Disclaimer: PQube Limited will be sending us the game’s Birthday Suit special edition for the purpose of an upcoming review. We will also be conducting a give-away of the special edition in the future.
Gal*Gun was originally passed over in the west when it first came out in 2011; surprisingly as an exclusive for the Xbox 360. However Inti Creates was kind enough to not forget about us when Gal*Gun: Double Peace came out in 2016.
Now, 10 years later western fans will finally get to experience the original Gal*Gun in the remastered Gal*Gun Returns; and with it all the fanservice we had missed out on.
Developer: Inti Creates
Publisher: PQube Limited
Platforms: Windows PC (Reviewed), Nintendo Switch
Release Date: February 12th, 2021
Gal*Gun Returns belongs to a surprisingly niche subgenre of first person shooters; rail shooters. Most everyone has played one even if they don’t know the name. House of the Dead for instance, even Pokemon Snap and Starfox 64 count.
However instead of zombies, enemy starships, or Pokemon photos; Gal*Gun Returns players need to fend off a veritable swarm of lovestruck schoolgirls (and a few teachers) with a pheromone gun.
Players take on the role of 2nd year student Tenzou Motesugi. Tenzou is the target of Angel Trainee Patako, and is going to receive an “angel’s blessing” after being shot by Cupid’s Arrow.
However Patako accidentally has turbo-mode engaged on her crossbow and shoots Tenzou with not one, not two, but sixteen arrows. Imbued with that much divine charisma, Tenzou is now the most desirable man on campus.
But this popularity doesn’t come without a cost, and if he doesn’t get together with his true love by the end of the day, then the backlash of the sixteen arrows wearing off will make him as repellent for the rest of his life as he is attractive today.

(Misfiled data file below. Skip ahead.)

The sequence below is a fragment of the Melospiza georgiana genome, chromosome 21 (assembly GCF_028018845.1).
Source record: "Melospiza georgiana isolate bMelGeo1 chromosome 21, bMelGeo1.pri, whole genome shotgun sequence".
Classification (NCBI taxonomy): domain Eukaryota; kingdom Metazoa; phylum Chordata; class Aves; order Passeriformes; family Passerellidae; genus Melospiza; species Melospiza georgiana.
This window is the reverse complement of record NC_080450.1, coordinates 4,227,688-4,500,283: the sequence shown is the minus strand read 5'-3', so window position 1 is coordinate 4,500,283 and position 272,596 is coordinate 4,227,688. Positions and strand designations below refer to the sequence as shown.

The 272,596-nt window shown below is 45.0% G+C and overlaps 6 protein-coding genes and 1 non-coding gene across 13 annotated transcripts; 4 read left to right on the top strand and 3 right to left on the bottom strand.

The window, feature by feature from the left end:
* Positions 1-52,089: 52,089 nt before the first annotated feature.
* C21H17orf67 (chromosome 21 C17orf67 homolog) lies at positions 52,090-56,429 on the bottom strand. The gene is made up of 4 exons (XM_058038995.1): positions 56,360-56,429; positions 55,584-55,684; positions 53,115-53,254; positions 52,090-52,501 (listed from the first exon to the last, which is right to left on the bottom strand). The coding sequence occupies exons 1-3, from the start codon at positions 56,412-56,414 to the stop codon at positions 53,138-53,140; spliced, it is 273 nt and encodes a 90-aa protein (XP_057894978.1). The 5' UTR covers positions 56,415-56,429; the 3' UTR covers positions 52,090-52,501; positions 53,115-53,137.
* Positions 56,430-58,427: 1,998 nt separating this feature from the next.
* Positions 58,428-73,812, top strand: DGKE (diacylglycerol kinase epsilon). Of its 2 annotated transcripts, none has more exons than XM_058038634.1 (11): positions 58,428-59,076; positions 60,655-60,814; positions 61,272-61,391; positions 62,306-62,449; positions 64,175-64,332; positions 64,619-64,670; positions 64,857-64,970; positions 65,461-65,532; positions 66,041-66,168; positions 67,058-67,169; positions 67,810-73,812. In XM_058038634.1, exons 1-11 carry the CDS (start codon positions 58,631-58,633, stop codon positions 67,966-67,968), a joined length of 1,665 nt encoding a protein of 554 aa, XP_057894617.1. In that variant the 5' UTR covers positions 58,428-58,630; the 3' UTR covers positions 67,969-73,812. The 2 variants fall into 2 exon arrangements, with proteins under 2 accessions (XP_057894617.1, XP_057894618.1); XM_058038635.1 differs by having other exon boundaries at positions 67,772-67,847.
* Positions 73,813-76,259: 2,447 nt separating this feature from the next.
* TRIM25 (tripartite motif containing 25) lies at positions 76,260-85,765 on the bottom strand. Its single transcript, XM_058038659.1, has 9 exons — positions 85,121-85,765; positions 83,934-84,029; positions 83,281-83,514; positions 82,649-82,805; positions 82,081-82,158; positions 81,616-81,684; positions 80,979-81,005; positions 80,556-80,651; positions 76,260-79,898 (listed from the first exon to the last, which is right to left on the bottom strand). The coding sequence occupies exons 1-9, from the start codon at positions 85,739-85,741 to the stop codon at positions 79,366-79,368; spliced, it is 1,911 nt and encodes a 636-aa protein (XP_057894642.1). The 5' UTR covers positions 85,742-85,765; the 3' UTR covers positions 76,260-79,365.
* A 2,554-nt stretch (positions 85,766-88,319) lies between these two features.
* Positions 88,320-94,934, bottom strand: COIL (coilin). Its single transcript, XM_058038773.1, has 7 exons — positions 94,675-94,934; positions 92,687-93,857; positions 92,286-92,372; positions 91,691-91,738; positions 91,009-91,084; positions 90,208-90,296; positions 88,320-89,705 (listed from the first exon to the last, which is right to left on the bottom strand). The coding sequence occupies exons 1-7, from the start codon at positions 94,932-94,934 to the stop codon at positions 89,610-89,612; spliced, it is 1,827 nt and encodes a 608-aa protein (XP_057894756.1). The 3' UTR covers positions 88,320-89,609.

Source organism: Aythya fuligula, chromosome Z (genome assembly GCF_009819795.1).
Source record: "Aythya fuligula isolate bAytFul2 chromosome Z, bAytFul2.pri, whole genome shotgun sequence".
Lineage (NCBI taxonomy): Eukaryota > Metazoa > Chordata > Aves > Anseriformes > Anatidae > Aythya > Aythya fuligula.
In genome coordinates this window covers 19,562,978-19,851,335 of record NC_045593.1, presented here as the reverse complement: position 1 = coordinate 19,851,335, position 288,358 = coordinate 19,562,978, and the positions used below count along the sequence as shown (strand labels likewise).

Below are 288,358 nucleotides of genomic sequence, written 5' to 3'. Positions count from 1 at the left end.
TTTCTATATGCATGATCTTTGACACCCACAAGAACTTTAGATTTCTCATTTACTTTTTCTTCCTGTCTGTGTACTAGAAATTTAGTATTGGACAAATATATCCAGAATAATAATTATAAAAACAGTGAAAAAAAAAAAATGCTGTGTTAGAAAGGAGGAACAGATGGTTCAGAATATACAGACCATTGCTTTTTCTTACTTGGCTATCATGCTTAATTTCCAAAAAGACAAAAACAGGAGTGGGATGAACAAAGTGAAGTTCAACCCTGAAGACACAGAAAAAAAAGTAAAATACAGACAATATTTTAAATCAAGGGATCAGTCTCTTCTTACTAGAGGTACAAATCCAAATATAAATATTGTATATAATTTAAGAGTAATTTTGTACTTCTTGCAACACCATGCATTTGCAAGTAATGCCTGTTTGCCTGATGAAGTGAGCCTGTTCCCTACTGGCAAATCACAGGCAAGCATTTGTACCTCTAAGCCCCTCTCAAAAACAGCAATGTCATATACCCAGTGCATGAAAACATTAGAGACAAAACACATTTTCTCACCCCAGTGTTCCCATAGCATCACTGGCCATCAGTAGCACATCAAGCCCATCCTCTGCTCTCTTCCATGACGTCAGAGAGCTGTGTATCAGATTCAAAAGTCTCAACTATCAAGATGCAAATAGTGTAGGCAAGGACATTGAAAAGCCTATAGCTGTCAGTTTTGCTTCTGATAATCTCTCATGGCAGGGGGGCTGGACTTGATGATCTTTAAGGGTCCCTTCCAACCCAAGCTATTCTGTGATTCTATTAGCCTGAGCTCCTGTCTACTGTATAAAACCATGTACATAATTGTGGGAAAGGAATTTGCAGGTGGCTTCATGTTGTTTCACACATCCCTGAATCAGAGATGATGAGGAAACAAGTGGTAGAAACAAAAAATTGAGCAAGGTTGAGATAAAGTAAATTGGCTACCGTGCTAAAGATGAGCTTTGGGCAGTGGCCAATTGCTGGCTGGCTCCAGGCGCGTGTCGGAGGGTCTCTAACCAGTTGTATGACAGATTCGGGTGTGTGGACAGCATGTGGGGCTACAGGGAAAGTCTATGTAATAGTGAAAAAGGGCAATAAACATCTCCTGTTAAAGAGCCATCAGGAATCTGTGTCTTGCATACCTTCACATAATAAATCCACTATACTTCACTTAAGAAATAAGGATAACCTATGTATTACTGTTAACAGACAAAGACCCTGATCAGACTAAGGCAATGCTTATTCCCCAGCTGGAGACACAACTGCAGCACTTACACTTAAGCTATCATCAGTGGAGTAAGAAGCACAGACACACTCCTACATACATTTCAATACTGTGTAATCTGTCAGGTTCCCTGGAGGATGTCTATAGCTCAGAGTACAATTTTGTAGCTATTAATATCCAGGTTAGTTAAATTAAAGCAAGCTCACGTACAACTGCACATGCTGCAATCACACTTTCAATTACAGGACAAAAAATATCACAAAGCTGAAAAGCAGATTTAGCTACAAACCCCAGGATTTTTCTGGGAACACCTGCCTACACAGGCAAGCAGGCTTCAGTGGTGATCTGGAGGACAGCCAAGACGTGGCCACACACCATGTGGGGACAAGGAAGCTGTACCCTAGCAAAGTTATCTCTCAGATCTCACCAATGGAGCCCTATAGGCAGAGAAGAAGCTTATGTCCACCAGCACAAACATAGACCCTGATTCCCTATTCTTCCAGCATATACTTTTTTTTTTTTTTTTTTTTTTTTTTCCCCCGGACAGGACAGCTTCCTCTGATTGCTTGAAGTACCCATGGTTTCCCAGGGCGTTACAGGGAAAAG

So in order to meet with the object of his affection, Patako arms him with a pheromone gun to give his fellow classmates “euphoria,” and distract them long enough to meet with his true love.
But like everything else so far, things aren’t that simple. Each of his love targets is afflicted by some sort of trauma or doubt manifesting as “Guardians.” These Guardians stop Tenzou’s divine charisma and even if Patako initiates “Doki Doki” mode, the Guardians will undermine Tenzou’s efforts.
To the credit of Inti Creates, they don’t pretend that Gal*Gun isn’t a fanservice-oriented title. Even still, they manage to tell a somewhat compelling teenage romance through Tenzou’s attempts to dispel the Guardians surrounding his love interest.
The romance is arguably shallow, but it’s enough to get the players invested in Tenzou’s relationship with the main girls. Their feelings for each other go deeper than just the affects of the Cupid’s Arrow, and good players will learn the truth.
However getting a True Ending is harder than it seems, and frankly this is one of the game’s biggest flaws: stat parameters. Based on questions answered at the start, Tenzou is assigned scores for his Academics, Athleticism, Style, and Lewdness; and you’ll need to be within a girl’s preferred parameters to get her True Ending.
Gal*Gun Returns mixes dating simulation cutscenes in between rail shooting minigames and stages, knowing your love interest’s personality will help immensely. But it won’t mean much if your stats aren’t right.